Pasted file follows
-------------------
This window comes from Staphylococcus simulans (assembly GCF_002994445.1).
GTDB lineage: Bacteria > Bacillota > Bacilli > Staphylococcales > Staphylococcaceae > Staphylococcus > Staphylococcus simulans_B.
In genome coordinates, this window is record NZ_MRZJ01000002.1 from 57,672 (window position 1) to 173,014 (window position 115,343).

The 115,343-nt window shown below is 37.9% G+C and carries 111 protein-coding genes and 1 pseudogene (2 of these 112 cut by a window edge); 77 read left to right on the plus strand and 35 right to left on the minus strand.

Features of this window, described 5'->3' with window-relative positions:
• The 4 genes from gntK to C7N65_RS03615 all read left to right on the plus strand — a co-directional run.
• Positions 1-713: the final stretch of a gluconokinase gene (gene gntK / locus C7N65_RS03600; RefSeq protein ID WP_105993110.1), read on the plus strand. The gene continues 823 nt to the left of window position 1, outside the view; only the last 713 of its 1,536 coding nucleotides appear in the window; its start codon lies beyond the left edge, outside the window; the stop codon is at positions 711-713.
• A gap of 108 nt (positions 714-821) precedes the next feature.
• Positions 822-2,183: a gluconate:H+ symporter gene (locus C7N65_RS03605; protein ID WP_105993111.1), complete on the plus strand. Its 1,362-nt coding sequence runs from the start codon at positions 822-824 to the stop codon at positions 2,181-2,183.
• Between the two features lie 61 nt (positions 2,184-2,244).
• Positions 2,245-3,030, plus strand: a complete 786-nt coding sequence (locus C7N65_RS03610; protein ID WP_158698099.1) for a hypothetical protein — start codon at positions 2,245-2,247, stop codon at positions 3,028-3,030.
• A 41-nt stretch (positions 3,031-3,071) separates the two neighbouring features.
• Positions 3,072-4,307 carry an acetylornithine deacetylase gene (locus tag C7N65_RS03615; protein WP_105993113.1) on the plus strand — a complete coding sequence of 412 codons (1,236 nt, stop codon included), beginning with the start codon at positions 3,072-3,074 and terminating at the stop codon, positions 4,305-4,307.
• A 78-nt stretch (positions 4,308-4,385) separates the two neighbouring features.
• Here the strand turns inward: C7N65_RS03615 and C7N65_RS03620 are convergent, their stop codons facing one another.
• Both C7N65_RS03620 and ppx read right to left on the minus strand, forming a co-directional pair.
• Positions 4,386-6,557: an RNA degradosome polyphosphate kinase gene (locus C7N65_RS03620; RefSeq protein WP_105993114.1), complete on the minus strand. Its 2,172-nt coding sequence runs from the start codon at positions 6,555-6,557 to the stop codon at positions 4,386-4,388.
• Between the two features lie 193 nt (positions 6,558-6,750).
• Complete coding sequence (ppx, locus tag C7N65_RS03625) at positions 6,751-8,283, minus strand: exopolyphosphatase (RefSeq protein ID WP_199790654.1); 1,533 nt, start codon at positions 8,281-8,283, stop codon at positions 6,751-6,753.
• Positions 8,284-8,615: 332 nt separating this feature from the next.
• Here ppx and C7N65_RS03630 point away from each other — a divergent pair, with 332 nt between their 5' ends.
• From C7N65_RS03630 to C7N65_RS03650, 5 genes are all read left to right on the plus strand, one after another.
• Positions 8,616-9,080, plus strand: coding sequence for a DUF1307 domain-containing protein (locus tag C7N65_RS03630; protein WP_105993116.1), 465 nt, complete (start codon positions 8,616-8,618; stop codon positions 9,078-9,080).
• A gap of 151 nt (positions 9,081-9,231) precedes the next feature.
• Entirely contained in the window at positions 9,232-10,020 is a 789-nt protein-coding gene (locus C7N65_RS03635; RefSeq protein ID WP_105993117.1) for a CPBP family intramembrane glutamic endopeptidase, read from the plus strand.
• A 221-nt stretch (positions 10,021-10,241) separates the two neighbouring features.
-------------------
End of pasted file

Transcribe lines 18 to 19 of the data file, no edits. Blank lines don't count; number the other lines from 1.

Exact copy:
• Between the two features lie 193 nt (positions 6,558-6,750).
• Complete coding sequence (ppx, locus tag C7N65_RS03625) at positions 6,751-8,283, minus strand: exopolyphosphatase (RefSeq protein ID WP_199790654.1); 1,533 nt, start codon at positions 8,281-8,283, stop codon at positions 6,751-6,753.